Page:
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Printer Friendly Version 1000 Days of Theory: td050
Date Published: 2/7/2007
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Arthur and Marilouise Kroker, Editors

1000 DAYS OF THEORY



Fear and Loathing in the Bay State


Dion Dennis


Prologue

Over the last six years, at midnight, six times per week, the dadaist fifteen-minute cartoon series, Aqua Teen Hunger Force chronicles the absurdist adventures of its three anthropomorphized leads: Frylock (a goateed McDonaldesque sleeve of French fries), Master Shake (a self-absorbed generic milk shake outfitted with a bent pink straw) and Meatwad (a smallish, speckled, and decidedly unappetizing specimen). Aqua Teen is popular with the 18-34 year old demographic.

With an Aqua Teen Hunger Force film due for release in early '07, Cartoon Network's corporate parent, Turner Broadcasting, hired New York-based marketing firm, Interference Inc., to produce a viral marketing campaign in eleven U.S. cities. In late 2006, Interference Inc. hired two young Boston-area artists, Belorussian immigrant Peter Berdovsky and Sean Stevens to place 38 LED signs (of one of two villains of the show, either Ignignokt or Err, defiantly gesturing with the middle finger) in the Boston area. By January 29th, all of these quasi "lite brites" (the ensemble consisted of printed circuit boards and other easily accessible electronic components, with LEDs and a pack of D-Cell batteries to power these 2.5 sq ft. signs) had been installed around high-traffic sites in the metroplex.

During the January 31, 2007 rush hour, a transit employee spotted one of these signs on a supporting beam of I-93, near downtown Boston. Mistaking the "Mooninite" for an explosive device, the Boston Police Department closed the northbound lanes of I-93. By the early afternoon, other "Mooninite" sightings led to two major bridge closures, and boat traffic on the Charles River was banned. It wasn't until the late afternoon that the public knew that these were part of a benign viral marketing campaign. Turner issued a press release, and soon after, Berdovsky and Stevens were arrested.


So this is what it has come to: Two young artists (their demeanor an echo of 1960s creative expressiveness), paid a pittance to playfully market a surrealist cartoon movie starring several talking base-level consumer commodities, have been labeled semiotic terrorists and criminals by official reality. What does this political panic reflex, played out in the gerontocratic and the politically correct Commonwealth of Massachusetts, tell us? [1] What are the object lessons that can be drawn from this emotive, mediated and bureaucratic externalization of early 21st Century nightmares and demons? According to the criminal statute applied, these crude LED "Mooninites" that literally flipped Boston "the Bird" were legally defined as "infernal machines." [2] Among the eleven cities targeted by this particular guerilla marketing campaign, only in Boston were these innocuous "lite brites" perceived to be objects of terror. Only in Boston did official reality shut down major parts of the city, deploy the Bomb Squad, and make ritualistic arrests and arraignments. Therefore, the question can, and should, be asked: What does this say about the current conscience collectif in the land of the Puritans, Kerouac, and Kennedy? What is going on in this stubborn bastion of a once optimistic state-centered liberalism, as it reacts to signs that oddly refract images of a Vietnam-era collective self? Official and local media reactions constitute a classic case of what psychologists call "hostile attributional syndrome." In this syndrome, subjects inappropriately react to neutral stimuli as if such stimuli were signals of real hostility. Appropriately decoded, these reactions have significant diagnostic value. As a public event, the response of official organs displays complex patterns of displacement and condensation, as befits such a symbolic event and product. Below are some (hopefully) heuristic disentanglements of a couple of these very complex threads.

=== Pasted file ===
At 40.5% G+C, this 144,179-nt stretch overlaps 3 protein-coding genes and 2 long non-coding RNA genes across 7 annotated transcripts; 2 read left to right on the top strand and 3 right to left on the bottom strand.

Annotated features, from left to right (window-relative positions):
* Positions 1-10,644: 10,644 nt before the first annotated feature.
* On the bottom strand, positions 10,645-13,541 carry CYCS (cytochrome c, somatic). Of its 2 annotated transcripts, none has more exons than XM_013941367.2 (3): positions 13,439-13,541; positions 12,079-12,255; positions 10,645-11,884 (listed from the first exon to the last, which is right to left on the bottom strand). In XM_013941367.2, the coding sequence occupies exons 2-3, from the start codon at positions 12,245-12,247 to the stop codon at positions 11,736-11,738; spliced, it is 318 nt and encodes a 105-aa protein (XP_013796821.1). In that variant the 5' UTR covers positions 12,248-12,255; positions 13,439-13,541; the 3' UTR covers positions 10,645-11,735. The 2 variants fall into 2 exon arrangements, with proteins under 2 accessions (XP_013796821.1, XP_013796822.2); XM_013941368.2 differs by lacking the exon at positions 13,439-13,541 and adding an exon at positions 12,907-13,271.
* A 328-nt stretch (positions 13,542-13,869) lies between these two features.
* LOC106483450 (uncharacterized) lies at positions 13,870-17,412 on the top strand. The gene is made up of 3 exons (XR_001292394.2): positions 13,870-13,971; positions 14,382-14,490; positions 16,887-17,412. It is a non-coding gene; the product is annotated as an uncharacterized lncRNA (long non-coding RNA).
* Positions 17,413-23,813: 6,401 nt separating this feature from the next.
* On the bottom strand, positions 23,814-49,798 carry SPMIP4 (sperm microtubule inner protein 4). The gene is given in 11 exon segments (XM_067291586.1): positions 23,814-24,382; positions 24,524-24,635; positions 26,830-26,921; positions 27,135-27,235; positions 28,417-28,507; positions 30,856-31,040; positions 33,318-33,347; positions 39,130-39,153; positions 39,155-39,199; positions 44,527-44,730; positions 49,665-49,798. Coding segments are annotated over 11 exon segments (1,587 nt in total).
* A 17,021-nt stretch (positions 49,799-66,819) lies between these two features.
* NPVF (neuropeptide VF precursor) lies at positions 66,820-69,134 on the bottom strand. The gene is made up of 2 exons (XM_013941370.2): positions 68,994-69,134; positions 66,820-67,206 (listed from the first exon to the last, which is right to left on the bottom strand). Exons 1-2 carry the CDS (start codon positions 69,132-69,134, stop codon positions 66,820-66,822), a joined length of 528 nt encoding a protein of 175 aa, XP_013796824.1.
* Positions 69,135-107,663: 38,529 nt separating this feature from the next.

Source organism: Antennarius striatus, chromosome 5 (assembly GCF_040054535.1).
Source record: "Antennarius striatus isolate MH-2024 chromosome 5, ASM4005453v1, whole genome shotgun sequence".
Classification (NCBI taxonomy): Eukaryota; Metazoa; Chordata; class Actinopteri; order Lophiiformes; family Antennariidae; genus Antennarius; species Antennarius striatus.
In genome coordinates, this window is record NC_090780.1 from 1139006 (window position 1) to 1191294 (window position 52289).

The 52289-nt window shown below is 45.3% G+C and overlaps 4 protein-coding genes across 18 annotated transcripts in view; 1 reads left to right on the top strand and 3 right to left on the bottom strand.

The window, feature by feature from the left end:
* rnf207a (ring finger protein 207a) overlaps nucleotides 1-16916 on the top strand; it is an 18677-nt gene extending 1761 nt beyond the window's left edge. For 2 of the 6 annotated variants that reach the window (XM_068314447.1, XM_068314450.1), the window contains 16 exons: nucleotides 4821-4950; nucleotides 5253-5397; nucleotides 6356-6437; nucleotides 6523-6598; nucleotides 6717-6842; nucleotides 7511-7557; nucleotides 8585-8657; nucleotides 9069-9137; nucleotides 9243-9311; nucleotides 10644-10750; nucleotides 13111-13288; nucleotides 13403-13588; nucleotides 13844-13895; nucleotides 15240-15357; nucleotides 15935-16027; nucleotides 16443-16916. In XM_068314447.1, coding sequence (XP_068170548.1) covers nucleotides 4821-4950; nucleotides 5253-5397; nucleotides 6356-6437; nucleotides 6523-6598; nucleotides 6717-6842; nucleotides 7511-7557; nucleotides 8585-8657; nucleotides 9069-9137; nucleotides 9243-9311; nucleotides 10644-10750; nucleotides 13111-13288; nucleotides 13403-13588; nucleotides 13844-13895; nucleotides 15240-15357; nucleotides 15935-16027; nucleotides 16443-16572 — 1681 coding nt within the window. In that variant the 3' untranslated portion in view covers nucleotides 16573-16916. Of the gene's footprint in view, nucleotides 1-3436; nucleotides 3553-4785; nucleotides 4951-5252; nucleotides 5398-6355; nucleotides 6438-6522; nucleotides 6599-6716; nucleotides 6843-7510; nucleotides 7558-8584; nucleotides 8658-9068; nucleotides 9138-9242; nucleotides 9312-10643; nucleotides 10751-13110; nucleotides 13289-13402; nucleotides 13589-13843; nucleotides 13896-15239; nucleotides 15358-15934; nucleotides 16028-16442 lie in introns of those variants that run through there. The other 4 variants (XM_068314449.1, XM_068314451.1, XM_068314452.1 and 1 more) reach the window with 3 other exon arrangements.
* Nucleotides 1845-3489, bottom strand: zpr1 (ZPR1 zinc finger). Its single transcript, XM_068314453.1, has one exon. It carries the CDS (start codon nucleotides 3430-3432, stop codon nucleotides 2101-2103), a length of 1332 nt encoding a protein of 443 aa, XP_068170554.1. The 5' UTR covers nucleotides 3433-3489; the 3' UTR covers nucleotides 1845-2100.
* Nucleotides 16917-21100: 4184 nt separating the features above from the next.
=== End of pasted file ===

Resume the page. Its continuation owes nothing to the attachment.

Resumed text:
Puritan Remix

First, we can see the historical and hysterical echoes of the 17th Century Salem witch trials. The two artists, the long-haired, bearded Belorussian immigrant Berdovsky and his sidekick, Stevens, stand publicly accused of producing, as defined by Massachusetts General Law, Chapter 266, Section 102, an "infernal machine." (Etymologically, the term "infernal" refers to Hell and the identities and products of the demons of said residence). So, like Arthur Miller's John Proctor, they will undoubtedly be asked to "make a deal" with official reality, to acknowledge their "infernal" (demonic) specific intent (as defined by the statute) and, in doing so, externalize the demons of the populace as they reaffirm the dominant symbolic order. [3] Contemporary ritual exorcisms will be performed in court, press conferences and press releases, and remixed and expanded by local and 24 hour news media, as they are archived for subsequent use.

Like the Puritans, such forms of punishment have a public and semiotic function, through a display of overt signs of stigma and discredited identity. Rituals of moral condemnation and public shunning no longer take the form of the stocks and the wearing of a Scarlet "A." Rituals of exclusion and continuous surveillance replace public shaming and shunning. They take multiple forms, these days: Electronic monitoring, voter disenfranchisement for felons, the presence of names on "no fly" lists, the posting of discrediting billboards outside of homes as court-ordered punishment, and, in the case of the most notorious, real-time GPS tracking, available to a hyper-vigilant public via Google maps, and so on. And, there is always the potential for ubiquitous and sensationalized media attention, given the insatiable appetite for stories of deviance.